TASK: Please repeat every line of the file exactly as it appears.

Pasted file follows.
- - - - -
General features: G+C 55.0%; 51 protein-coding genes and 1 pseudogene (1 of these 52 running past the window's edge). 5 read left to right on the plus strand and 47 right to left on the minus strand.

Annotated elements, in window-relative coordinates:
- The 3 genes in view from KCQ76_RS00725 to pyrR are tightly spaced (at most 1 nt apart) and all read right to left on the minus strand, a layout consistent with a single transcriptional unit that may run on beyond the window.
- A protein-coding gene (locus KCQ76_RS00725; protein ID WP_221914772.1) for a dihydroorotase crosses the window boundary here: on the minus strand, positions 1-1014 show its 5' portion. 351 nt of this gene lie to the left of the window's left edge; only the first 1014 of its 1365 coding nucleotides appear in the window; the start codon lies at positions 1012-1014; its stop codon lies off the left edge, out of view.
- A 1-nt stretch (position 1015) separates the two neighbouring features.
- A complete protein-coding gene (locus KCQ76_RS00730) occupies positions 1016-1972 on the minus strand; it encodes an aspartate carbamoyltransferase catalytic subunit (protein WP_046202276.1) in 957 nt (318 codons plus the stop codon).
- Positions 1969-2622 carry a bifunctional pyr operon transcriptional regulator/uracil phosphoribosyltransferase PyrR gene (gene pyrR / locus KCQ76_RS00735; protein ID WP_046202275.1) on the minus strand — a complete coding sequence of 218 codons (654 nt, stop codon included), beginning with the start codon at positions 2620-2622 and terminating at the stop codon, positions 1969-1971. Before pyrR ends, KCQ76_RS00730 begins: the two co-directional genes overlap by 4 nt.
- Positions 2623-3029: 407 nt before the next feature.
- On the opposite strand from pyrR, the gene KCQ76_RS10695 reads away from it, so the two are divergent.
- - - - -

General features: G+C 55.0%; 51 protein-coding genes and 1 pseudogene (1 of these 52 running past the window's edge). 5 read left to right on the plus strand and 47 right to left on the minus strand.

Annotated elements, in window-relative coordinates:
- The 3 genes in view from KCQ76_RS00725 to pyrR are tightly spaced (at most 1 nt apart) and all read right to left on the minus strand, a layout consistent with a single transcriptional unit that may run on beyond the window.
- A protein-coding gene (locus KCQ76_RS00725; protein ID WP_221914772.1) for a dihydroorotase crosses the window boundary here: on the minus strand, positions 1-1014 show its 5' portion. 351 nt of this gene lie to the left of the window's left edge; only the first 1014 of its 1365 coding nucleotides appear in the window; the start codon lies at positions 1012-1014; its stop codon lies off the left edge, out of view.
- A 1-nt stretch (position 1015) separates the two neighbouring features.
- A complete protein-coding gene (locus KCQ76_RS00730) occupies positions 1016-1972 on the minus strand; it encodes an aspartate carbamoyltransferase catalytic subunit (protein WP_046202276.1) in 957 nt (318 codons plus the stop codon).
- Positions 1969-2622 carry a bifunctional pyr operon transcriptional regulator/uracil phosphoribosyltransferase PyrR gene (gene pyrR / locus KCQ76_RS00735; protein ID WP_046202275.1) on the minus strand — a complete coding sequence of 218 codons (654 nt, stop codon included), beginning with the start codon at positions 2620-2622 and terminating at the stop codon, positions 1969-1971. Before pyrR ends, KCQ76_RS00730 begins: the two co-directional genes overlap by 4 nt.
- Positions 2623-3029: 407 nt before the next feature.
- On the opposite strand from pyrR, the gene KCQ76_RS10695 reads away from it, so the two are divergent.